For just five nights each summer Chateau L’Hospitalet, a serene retreat nestled in the Languedoc region of the South of France, undergoes a spectacular transformation as the picturesque locale becomes center stage for Gerard Bertrand’s annual Jazz Festival known as Jazz L’Hospitalet.
The charming estate is a destination in itself and offers a bit of something for everyone. Consisting of a winery, restaurant, hotel, tasting room and art gallery, it truly comes to life as 1,400 guests descend on the property to savor a moment of the Arte de Vivre as wines, gastronomy, music and culture so harmoniously intersect in the South of France – in a uniquely intimate environment to enjoy the talents of your favorite musicians.
The surrounding environs similarly do not disappoint, with endless views of gently rolling vineyards punctuated by magnificent sculptures and gentle sea breezes make this truly memorable experience not to be missed.
During my visit, I had the opportunity to enjoy performances up close and personal as Melody Gardot positively serenaded us, while the next night Craig David managed to even get me up and dancing. Also performing during the festival were the likes of Ben L’Oncle, Zazie and Lisa Simone.
Chateau L’Hospitalet is owned by Languedoc leader and visionary Gerard Bertrand, who also owns 14 other wine producing estates within the Languedoc-Roussillon region.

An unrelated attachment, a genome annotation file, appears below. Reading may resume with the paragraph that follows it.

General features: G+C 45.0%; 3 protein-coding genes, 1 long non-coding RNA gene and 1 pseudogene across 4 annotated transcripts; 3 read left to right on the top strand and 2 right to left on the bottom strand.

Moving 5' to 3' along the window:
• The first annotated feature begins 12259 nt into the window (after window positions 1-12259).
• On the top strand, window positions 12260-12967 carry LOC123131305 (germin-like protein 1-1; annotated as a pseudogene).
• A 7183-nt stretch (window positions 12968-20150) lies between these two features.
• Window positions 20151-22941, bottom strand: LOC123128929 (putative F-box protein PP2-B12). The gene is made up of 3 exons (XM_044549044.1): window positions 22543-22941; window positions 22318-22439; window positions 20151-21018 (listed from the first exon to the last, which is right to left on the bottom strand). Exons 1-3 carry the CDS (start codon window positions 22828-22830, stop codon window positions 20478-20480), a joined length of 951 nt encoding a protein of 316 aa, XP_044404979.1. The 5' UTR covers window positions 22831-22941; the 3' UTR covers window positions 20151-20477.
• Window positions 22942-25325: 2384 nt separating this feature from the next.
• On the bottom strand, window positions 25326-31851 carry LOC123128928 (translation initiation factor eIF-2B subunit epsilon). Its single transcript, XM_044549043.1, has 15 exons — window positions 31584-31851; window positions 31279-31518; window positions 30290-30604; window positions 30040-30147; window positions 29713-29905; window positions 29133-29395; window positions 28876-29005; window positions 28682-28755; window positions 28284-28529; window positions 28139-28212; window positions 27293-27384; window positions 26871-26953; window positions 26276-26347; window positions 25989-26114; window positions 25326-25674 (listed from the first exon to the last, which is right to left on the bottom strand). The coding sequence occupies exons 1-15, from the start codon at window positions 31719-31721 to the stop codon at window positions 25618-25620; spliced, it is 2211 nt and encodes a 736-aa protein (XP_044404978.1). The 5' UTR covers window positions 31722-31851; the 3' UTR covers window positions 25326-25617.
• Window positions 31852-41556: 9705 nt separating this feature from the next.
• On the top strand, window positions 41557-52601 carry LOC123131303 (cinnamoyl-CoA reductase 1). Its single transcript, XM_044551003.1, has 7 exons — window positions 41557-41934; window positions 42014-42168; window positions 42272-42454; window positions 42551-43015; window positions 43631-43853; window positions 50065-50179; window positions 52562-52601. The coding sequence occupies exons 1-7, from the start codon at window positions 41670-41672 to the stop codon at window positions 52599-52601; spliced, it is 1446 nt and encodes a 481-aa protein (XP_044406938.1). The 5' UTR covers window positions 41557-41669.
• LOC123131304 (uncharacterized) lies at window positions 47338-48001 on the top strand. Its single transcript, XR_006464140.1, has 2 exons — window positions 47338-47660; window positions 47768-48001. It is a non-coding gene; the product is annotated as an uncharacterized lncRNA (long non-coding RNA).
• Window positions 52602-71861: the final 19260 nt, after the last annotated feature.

His tireless efforts and commitment to biodynamic viticulture have been pivotal in elevating the status and recognition of the wines of this region that has historically been overshadowed by its more famous French counterparts.
Just this year, Gerard’s Chateau L’Hospitalet La Clape Grand Vin 2017 managed to outclass over 10,000 wines tasted blind at the prestigious annual International Wine Challenge in London, a profound honor which clearly demonstrates the potential of Languedoc terroir and biodynamic viticulture.
Even more impressive, the now World Champion Red Wine retails for a refreshingly accessible ~$35 in the United States. A blend of Syrah, Grenache and Mourvedre grown in limestone soils, it’s produced from a selection of the finest barrels of each variety each year.
My tastings notes describe it as dense, dark and voluptuous boasting a wave of silky dark fruit accented by hints of olive tapenade, licorice and dusty cocoa.
Hedonistic and utterly delicious, it paired exceptionally well with a taste of the Arte de Vivre. My recommendation? Visit and experience not only great food and soothing jazz under the summer sky, but also Gerard Bertrand’s winemaking philosophy of producing wines “with the taste of somewhere, rather than the taste of something.”